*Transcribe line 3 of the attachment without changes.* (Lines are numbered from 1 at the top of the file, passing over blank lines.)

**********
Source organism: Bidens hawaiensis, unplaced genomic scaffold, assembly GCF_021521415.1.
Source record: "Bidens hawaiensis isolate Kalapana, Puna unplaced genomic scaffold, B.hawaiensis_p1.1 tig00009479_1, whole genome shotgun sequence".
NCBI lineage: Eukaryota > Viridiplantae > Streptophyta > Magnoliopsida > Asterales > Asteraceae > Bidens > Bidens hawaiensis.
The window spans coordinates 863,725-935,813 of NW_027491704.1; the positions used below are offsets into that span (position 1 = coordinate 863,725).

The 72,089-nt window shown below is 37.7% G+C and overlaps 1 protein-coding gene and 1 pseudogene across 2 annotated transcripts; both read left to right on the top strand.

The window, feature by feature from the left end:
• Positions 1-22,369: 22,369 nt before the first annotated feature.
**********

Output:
NCBI lineage: Eukaryota > Viridiplantae > Streptophyta > Magnoliopsida > Asterales > Asteraceae > Bidens > Bidens hawaiensis.